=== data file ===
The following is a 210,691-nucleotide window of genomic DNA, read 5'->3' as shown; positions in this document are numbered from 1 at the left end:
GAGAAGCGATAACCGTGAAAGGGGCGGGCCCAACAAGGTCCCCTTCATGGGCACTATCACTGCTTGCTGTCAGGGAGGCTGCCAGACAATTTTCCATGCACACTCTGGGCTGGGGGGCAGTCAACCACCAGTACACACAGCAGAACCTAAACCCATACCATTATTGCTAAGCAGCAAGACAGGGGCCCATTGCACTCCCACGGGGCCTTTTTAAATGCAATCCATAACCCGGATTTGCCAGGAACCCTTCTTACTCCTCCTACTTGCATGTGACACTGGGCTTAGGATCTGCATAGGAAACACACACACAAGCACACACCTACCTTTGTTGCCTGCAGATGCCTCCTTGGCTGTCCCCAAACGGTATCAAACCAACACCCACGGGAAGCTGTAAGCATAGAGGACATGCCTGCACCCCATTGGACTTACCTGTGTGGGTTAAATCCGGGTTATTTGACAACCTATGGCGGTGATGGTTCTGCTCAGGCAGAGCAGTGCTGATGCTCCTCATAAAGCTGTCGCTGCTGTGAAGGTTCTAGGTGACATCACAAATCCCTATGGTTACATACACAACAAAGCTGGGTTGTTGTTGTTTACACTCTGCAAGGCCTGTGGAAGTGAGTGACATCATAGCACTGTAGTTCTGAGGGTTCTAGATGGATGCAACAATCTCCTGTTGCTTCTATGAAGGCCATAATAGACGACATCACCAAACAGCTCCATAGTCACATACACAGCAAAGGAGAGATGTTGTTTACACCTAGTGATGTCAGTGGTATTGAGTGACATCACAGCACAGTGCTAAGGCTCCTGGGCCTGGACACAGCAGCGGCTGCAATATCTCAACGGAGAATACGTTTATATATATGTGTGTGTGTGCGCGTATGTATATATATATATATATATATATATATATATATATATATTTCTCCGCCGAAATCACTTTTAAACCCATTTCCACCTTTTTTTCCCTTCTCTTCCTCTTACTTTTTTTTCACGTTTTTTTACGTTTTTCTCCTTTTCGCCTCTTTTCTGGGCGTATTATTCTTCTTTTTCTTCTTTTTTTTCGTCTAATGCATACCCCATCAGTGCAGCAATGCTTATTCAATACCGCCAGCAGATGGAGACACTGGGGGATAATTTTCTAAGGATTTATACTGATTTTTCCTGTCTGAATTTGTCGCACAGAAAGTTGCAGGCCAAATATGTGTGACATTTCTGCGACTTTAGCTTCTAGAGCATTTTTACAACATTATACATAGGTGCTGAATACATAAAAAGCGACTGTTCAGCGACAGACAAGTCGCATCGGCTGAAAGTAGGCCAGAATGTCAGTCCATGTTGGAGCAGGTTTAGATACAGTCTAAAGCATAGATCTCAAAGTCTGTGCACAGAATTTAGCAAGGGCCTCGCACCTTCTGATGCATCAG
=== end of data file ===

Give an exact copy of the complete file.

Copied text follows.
The following is a 210,691-nucleotide window of genomic DNA, read 5'->3' as shown; positions in this document are numbered from 1 at the left end:
GAGAAGCGATAACCGTGAAAGGGGCGGGCCCAACAAGGTCCCCTTCATGGGCACTATCACTGCTTGCTGTCAGGGAGGCTGCCAGACAATTTTCCATGCACACTCTGGGCTGGGGGGCAGTCAACCACCAGTACACACAGCAGAACCTAAACCCATACCATTATTGCTAAGCAGCAAGACAGGGGCCCATTGCACTCCCACGGGGCCTTTTTAAATGCAATCCATAACCCGGATTTGCCAGGAACCCTTCTTACTCCTCCTACTTGCATGTGACACTGGGCTTAGGATCTGCATAGGAAACACACACACAAGCACACACCTACCTTTGTTGCCTGCAGATGCCTCCTTGGCTGTCCCCAAACGGTATCAAACCAACACCCACGGGAAGCTGTAAGCATAGAGGACATGCCTGCACCCCATTGGACTTACCTGTGTGGGTTAAATCCGGGTTATTTGACAACCTATGGCGGTGATGGTTCTGCTCAGGCAGAGCAGTGCTGATGCTCCTCATAAAGCTGTCGCTGCTGTGAAGGTTCTAGGTGACATCACAAATCCCTATGGTTACATACACAACAAAGCTGGGTTGTTGTTGTTTACACTCTGCAAGGCCTGTGGAAGTGAGTGACATCATAGCACTGTAGTTCTGAGGGTTCTAGATGGATGCAACAATCTCCTGTTGCTTCTATGAAGGCCATAATAGACGACATCACCAAACAGCTCCATAGTCACATACACAGCAAAGGAGAGATGTTGTTTACACCTAGTGATGTCAGTGGTATTGAGTGACATCACAGCACAGTGCTAAGGCTCCTGGGCCTGGACACAGCAGCGGCTGCAATATCTCAACGGAGAATACGTTTATATATATGTGTGTGTGTGCGCGTATGTATATATATATATATATATATATATATATATATATATATTTCTCCGCCGAAATCACTTTTAAACCCATTTCCACCTTTTTTTCCCTTCTCTTCCTCTTACTTTTTTTTCACGTTTTTTTACGTTTTTCTCCTTTTCGCCTCTTTTCTGGGCGTATTATTCTTCTTTTTCTTCTTTTTTTTCGTCTAATGCATACCCCATCAGTGCAGCAATGCTTATTCAATACCGCCAGCAGATGGAGACACTGGGGGATAATTTTCTAAGGATTTATACTGATTTTTCCTGTCTGAATTTGTCGCACAGAAAGTTGCAGGCCAAATATGTGTGACATTTCTGCGACTTTAGCTTCTAGAGCATTTTTACAACATTATACATAGGTGCTGAATACATAAAAAGCGACTGTTCAGCGACAGACAAGTCGCATCGGCTGAAAGTAGGCCAGAATGTCAGTCCATGTTGGAGCAGGTTTAGATACAGTCTAAAGCATAGATCTCAAAGTCTGTGCACAGAATTTAGCAAGGGCCTCGCACCTTCTGATGCATCAG